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Magdeburg rights

The Magdeburg Rights (or Magdeburg law) were the laws of the Imperial Free City of Magdeburg during many centuries of the Holy Roman Empire, and possibly the most important set of Germanic medieval city laws.

Among the most advanced systems of old Germanic law of the time, in the 13th and 14th centuries, the Magdeburg rights were copied to more than a hundred cities, especially new cities founded in the north and east towards Russia, including Schleswig, Bohemia, Poland, especially in Pomerania and Province of Prussia, where they were known as German or Teutonic law. Since the local tribunal of Magdeburg thus also became the superior court for these towns, Magdeburg, together with Lübeck, practically defined the law of northern Germany and Poland for centuries, being the heart of the most important "family" of city laws. This role remained until the old Germanic laws were successively replaced with Roman law under the influence of the Reichskammergericht, in the centuries after its establishment during the Imperial Reform of 1495.

As with most medieval city laws, the Rights were primarily targeted at regulating trade to the benefit of the local merchants and artisans, who formed the most important part of the population of many such cities.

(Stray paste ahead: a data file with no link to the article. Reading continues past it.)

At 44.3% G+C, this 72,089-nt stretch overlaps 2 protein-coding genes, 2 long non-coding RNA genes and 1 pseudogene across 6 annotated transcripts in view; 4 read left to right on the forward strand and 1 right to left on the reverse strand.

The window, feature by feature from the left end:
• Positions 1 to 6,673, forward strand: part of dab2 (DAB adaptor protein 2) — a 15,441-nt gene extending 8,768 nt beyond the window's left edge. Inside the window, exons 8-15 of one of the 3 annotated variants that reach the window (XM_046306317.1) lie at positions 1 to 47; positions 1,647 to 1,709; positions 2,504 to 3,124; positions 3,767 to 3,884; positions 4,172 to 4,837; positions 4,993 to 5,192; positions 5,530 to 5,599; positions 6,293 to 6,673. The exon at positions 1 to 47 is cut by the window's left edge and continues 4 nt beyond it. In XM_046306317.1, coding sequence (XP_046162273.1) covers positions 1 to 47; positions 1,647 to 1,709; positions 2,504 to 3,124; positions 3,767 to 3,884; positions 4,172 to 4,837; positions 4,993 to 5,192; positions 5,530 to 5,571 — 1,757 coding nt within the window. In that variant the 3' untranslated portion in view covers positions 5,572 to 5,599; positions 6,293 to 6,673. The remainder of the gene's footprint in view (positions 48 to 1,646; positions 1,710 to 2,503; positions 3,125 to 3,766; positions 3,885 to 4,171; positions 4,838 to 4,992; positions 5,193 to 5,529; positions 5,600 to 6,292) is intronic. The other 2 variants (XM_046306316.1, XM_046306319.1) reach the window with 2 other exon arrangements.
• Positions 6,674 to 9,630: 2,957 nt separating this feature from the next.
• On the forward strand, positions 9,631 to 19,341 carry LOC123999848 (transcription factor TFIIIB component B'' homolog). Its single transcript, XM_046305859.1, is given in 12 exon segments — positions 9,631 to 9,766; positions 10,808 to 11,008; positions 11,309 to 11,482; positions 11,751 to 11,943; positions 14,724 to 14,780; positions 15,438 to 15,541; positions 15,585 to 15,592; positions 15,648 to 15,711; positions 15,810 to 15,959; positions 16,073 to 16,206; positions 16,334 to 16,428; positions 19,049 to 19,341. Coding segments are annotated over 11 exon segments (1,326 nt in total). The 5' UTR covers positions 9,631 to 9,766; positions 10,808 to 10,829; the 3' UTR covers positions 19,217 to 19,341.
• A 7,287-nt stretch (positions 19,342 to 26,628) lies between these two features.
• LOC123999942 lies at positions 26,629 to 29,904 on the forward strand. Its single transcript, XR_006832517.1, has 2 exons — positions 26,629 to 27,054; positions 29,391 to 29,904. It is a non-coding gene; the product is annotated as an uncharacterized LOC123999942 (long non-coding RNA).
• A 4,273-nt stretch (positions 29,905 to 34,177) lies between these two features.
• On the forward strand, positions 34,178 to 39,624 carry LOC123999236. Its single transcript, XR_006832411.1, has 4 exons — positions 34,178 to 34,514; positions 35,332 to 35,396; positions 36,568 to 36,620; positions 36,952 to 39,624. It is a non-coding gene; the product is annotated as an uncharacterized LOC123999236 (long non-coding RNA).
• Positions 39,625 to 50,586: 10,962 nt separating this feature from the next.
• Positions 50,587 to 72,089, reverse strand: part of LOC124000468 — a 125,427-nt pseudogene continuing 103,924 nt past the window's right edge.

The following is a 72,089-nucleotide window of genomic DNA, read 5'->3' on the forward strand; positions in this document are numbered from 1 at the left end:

Jews and Germans were always competitors in those cities, and as the Jews lived under special privileges and were not considered a part of the native population, not only were they excluded from participating in the benefits of the Magdeburg law, but their condition usually was rendered worse wherever it was introduced. One of the most interesting provisions relating to Jews was that a Jew could not be made Gewährsmann, that is, he could not be compelled to tell from whom he acquired any object which had been sold or pledged to him and which was found in his possession. This effectively amounted to permission to buy stolen property.

External merchants coming into the city were not allowed to trade on their own, but instead forced to sell the goods they had brought into the city to local buyers, if any wished to buy them.

Being a member of the Hanseatic league, Magdeburg thus was one of the most important trade cities also, maintaining commerce with the west (towards Flanders), with the countries of the Baltic Sea, and the interior (for example Braunschweig).

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